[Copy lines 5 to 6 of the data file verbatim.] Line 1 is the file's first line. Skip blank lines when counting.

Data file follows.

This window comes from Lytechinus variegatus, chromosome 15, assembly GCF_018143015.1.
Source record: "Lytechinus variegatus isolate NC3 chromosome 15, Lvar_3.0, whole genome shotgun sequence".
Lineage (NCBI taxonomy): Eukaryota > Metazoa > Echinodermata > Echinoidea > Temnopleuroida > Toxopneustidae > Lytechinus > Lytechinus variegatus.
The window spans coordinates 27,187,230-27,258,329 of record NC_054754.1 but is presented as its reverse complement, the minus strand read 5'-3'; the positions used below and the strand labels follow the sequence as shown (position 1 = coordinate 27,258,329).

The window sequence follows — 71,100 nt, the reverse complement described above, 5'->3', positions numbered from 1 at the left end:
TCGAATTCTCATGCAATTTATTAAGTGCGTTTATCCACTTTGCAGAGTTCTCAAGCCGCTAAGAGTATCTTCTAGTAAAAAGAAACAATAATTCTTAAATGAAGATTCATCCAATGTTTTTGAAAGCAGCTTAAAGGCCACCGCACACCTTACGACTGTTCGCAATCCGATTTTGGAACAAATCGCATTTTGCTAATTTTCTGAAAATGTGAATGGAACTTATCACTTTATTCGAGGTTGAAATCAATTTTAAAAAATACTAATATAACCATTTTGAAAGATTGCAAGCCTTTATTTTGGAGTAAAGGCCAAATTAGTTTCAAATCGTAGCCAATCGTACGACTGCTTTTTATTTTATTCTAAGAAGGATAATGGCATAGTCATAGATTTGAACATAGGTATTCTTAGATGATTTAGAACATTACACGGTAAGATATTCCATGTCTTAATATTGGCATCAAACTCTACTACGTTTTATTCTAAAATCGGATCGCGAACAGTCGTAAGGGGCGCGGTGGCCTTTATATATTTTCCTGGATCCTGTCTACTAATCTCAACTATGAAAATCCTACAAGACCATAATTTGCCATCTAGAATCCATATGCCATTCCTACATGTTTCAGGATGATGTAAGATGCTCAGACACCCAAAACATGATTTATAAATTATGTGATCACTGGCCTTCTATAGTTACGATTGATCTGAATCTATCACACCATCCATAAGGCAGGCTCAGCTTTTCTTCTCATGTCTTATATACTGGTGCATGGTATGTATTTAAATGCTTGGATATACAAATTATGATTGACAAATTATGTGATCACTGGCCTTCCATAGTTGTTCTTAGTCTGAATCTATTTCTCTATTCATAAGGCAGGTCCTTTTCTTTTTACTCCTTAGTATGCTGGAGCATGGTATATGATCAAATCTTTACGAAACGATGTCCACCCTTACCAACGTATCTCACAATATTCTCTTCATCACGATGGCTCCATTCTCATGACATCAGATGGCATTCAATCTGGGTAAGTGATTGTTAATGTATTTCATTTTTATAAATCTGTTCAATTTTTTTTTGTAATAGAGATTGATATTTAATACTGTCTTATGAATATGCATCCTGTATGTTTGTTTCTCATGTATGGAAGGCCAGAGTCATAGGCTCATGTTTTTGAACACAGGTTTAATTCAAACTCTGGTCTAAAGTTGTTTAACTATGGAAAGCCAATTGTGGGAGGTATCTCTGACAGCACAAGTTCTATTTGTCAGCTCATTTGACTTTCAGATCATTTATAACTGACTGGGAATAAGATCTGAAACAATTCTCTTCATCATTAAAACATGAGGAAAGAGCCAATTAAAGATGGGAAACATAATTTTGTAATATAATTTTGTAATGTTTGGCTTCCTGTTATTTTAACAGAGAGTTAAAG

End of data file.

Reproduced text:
The window sequence follows — 71,100 nt, the reverse complement described above, 5'->3', positions numbered from 1 at the left end:
TCGAATTCTCATGCAATTTATTAAGTGCGTTTATCCACTTTGCAGAGTTCTCAAGCCGCTAAGAGTATCTTCTAGTAAAAAGAAACAATAATTCTTAAATGAAGATTCATCCAATGTTTTTGAAAGCAGCTTAAAGGCCACCGCACACCTTACGACTGTTCGCAATCCGATTTTGGAACAAATCGCATTTTGCTAATTTTCTGAAAATGTGAATGGAACTTATCACTTTATTCGAGGTTGAAATCAATTTTAAAAAATACTAATATAACCATTTTGAAAGATTGCAAGCCTTTATTTTGGAGTAAAGGCCAAATTAGTTTCAAATCGTAGCCAATCGTACGACTGCTTTTTATTTTATTCTAAGAAGGATAATGGCATAGTCATAGATTTGAACATAGGTATTCTTAGATGATTTAGAACATTACACGGTAAGATATTCCATGTCTTAATATTGGCATCAAACTCTACTACGTTTTATTCTAAAATCGGATCGCGAACAGTCGTAAGGGGCGCGGTGGCCTTTATATATTTTCCTGGATCCTGTCTACTAATCTCAACTATGAAAATCCTACAAGACCATAATTTGCCATCTAGAATCCATATGCCATTCCTACATGTTTCAGGATGATGTAAGATGCTCAGACACCCAAAACATGATTTATAAATTATGTGATCACTGGCCTTCTATAGTTACGATTGATCTGAATCTATCACACCATCCATAAGGCAGGCTCAGCTTTTCTTCTCATGTCTTATATACTGGTGCATGGTATGTATTTAAATGCTTGGATATACAAATTATGATTGACAAATTATGTGATCACTGGCCTTCCATAGTTGTTCTTAGTCTGAATCTATTTCTCTATTCATAAGGCAGGTCCTTTTCTTTTTACTCCTTAGTATGCTGGAGCATGGTATATGATCAAATCTTTACGAAACGATGTCCACCCTTACCAACGTATCTCACAATATTCTCTTCATCACGATGGCTCCATTCTCATGACATCAGATGGCATTCAATCTGGGTAAGTGATTGTTAATGTATTTCATTTTTATAAATCTGTTCAATTTTTTTTTGTAATAGAGATTGATATTTAATACTGTCTTATGAATATGCATCCTGTATGTTTGTTTCTCATGTATGGAAGGCCAGAGTCATAGGCTCATGTTTTTGAACACAGGTTTAATTCAAACTCTGGTCTAAAGTTGTTTAACTATGGAAAGCCAATTGTGGGAGGTATCTCTGACAGCACAAGTTCTATTTGTCAGCTCATTTGACTTTCAGATCATTTATAACTGACTGGGAATAAGATCTGAAACAATTCTCTTCATCATTAAAACATGAGGAAAGAGCCAATTAAAGATGGGAAACATAATTTTGTAATATAATTTTGTAATGTTTGGCTTCCTGTTATTTTAACAGAGAGTTAAAG